When you need money, your mind, as a survival mechanism, has a way of reminding you of your talents. Anunziato Therabeaux’s mind discharged this rescue flair a little late in life. It came while walking past a tequila bar in Harlem on one of those hellishly hot New York City days, when you fried from the sun bouncing off skyscrapers above and baked from the subway breathing out hot exhaust below.
The tequila bar, Don-something-or-other, was the fourth restaurant in a row of restaurants that, for advertising purposes, donned chalk signs on the sidewalks in front of their entryways. Content-wise, some signs quoted funny sayings. Other signs were illustrated nonsense, rife with wannabe funny figures. Whatever they were, they all bothered Anunziato. At that point in time, he’d say they were annoying or stupid or too silly. Later he’d understand that these feelings really came from the subconscious knowledge that he knew he could do it better.
Such emotions, regardless of one’s misunderstanding of their root cause, can make one rather impulsive.
The result: for the first time in a long time, Anunziato’s fingers felt that long-forgotten tingling sensation, the one that was always there before he drew something in school that got him detention, the one that caused him to retire his pen. Perhaps it was destiny, but on that day, a piece of chalk was still lying on the top of Don-something-or-other’s chalkboard street sign.
Anunziato did some drawing.
A few chalk strokes later, pedestrians flocked to bear witness. That attracted the manager of Don-something-or-Other, who came out yelling before thinking, as restaurant managers sometimes do.
But a few yells in, the manager caught glimpses of joy from passersby, many of which fast converted into patronage and a lunch line for Don-something-or-others that stretched down the street. Scowl turned to smile. To express his satisfaction with Anunziato, the manager grabbed his wallet.
First paid commission.
Other commissions came. Before long Anunziato controlled the New York City sign-making scene. Any restaurant that was anything had a fresh ‘Therabeux’ chalk sign in their entryway.
After the New Yorker covered his sign empire, publicity skyrocketed even more, as did his bank account. Viral postings on social media followed, the only vaccine being more drawings.
Eventually, however, his street work needed a studio. Anunziato found what he was looking for in the form of a café for purchase uptown, in Washington Heights. It was there, with a few coffee cups and some chalk, that he began his greatest period of production, born out of which were his greatest masterworks.
Anunziato’s Cafe attracted artists and art lovers worldwide. At his urging, other people started to show up and draw their own chalkboard artwork. Along with his own, works produced at the café went up on the ‘Community Board’ wall, where buyers, hungry for more than scones, could shop for something to mount over their fireplace.
When a chalk drawing didn’t sell, on the Community Board is where it stayed. That is, until another artist was bold enough to erase and replace that chalk drawing with their own work, or, in the less aggressive alternative, to jam their own work in and around them. In Anunziato’s café, wherever there was space for a nail, there was space for a new chalk drawing.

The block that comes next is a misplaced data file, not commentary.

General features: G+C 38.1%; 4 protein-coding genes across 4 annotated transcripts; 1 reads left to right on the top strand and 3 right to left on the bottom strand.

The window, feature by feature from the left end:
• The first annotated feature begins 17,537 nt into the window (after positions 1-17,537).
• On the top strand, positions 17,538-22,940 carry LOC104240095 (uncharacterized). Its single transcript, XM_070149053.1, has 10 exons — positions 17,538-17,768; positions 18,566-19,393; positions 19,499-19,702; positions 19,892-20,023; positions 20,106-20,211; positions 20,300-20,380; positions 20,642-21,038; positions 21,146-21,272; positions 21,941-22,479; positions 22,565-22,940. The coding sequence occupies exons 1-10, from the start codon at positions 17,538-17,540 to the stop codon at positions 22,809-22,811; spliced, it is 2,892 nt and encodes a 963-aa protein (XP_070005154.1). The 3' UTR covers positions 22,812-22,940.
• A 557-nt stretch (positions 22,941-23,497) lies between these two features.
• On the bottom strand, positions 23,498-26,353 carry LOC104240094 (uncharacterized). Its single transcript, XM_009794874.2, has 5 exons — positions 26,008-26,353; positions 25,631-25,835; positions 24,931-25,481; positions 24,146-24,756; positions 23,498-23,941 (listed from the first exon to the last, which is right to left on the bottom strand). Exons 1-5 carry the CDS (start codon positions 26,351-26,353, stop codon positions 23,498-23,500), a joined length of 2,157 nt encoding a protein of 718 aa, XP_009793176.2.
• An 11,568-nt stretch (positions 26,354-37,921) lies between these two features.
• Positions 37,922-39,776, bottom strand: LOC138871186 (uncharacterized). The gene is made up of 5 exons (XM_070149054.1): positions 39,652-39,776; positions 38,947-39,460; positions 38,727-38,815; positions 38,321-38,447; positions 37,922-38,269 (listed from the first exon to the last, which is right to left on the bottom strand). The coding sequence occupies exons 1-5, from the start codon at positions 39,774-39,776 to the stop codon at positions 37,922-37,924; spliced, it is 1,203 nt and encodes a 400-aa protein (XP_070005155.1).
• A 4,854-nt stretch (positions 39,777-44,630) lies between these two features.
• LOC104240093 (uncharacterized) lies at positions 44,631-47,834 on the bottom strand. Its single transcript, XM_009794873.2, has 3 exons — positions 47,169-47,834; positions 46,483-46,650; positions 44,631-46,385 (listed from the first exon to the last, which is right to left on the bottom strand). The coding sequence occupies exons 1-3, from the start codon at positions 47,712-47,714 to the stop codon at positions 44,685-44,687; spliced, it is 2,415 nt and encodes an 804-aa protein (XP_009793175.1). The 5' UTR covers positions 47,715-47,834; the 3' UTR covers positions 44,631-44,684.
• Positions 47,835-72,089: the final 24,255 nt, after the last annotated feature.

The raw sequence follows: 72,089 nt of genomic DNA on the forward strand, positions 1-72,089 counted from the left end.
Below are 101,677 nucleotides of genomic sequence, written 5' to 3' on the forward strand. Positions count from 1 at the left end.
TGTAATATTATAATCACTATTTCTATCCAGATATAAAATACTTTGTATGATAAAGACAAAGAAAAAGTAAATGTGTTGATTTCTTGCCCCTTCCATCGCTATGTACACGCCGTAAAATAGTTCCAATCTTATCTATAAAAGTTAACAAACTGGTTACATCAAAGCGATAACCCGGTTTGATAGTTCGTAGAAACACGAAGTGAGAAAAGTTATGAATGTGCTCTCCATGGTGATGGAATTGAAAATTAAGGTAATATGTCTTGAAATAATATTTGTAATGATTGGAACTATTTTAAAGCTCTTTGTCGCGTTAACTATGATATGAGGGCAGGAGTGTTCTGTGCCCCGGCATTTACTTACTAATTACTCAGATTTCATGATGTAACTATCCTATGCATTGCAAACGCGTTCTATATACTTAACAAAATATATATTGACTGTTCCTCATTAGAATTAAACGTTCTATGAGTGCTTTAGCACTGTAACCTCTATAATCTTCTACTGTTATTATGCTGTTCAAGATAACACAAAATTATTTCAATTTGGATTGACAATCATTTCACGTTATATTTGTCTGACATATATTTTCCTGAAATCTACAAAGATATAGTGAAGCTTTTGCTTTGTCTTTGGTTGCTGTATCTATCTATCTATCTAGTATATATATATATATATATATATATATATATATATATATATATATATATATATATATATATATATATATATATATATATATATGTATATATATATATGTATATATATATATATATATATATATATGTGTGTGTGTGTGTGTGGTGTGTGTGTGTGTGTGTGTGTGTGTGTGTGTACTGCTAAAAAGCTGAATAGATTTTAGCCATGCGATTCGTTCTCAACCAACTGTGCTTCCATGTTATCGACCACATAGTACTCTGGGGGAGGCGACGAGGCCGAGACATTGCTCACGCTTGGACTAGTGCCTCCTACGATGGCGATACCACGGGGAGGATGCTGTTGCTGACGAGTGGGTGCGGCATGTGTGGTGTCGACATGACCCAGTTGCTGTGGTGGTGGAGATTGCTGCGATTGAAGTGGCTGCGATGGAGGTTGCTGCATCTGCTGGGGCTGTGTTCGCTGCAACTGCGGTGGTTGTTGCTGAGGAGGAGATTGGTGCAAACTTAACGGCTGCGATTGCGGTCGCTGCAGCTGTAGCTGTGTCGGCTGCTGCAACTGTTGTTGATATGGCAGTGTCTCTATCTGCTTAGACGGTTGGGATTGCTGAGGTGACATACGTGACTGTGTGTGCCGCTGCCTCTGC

Aside from art hunters, the regular patrons were mostly artists themselves. With Anunziato’s blessing, they spent their days drawing, drinking coffee and arguing about what chalk drawing was better, and whether better meant better, and who was to judge. Patrons spent their nights in the same spot, doing the same thing, with the exception that coffee, that drink of the morning, was replaced with wine and beer and liquor, drinks of the night.
Sometimes artists had no money for their orders. Asking for nothing in return, Anunziato still poured their mugs without judgment. It gave him great joy to do so, for pouring into their mugs in the present felt like pouring into his mug in the past. For similar reasons, when these same artists needed lodging for the night, Anunziato welcomed them with open arms and easels.
The café owner was clear, however, that these destitute patrons weren’t tenants. And the café wasn’t a flop house. For his hospitality, Anunziato expected artists to talk about big things, big ideas, big dreams, while sipping their coffees and producing art. Welcome topics included God and politics and everything else that the world had shied away from in honor of that false prophet, civility.
Artists who exchanged their personalities and their politics for coffee and shelter did not often stay impoverished. While some worked at Anunziato’s café developed impressive portfolios, some found their skill was in other areas. Quite a few, in fact, came to find that politics was art in different dress. Campaigns and elections in public office came next, often with the financial and political backing of the café.
For these gestures and other methods of paying it forward, Anunziato received massive return in the form of monetary donations, gifted paintings from café-affiliated artists worth fortunes, and daily visits from paupers turned famous painters and politicians.
On the hallway walls leading to the bathroom, that’s where Anunziato hung these donations of now ‘successful’ friends of the café. ‘Sellout row’ as the newer, poorer, artists came to call it, did not even contain the best works of the artists who were part of it. The real works of genius, by ‘Sellout Row’ artists and everyone else, were erased and replaced by something new on the Community Board. Only then did a work truly enter the soul of Anunziato’s café.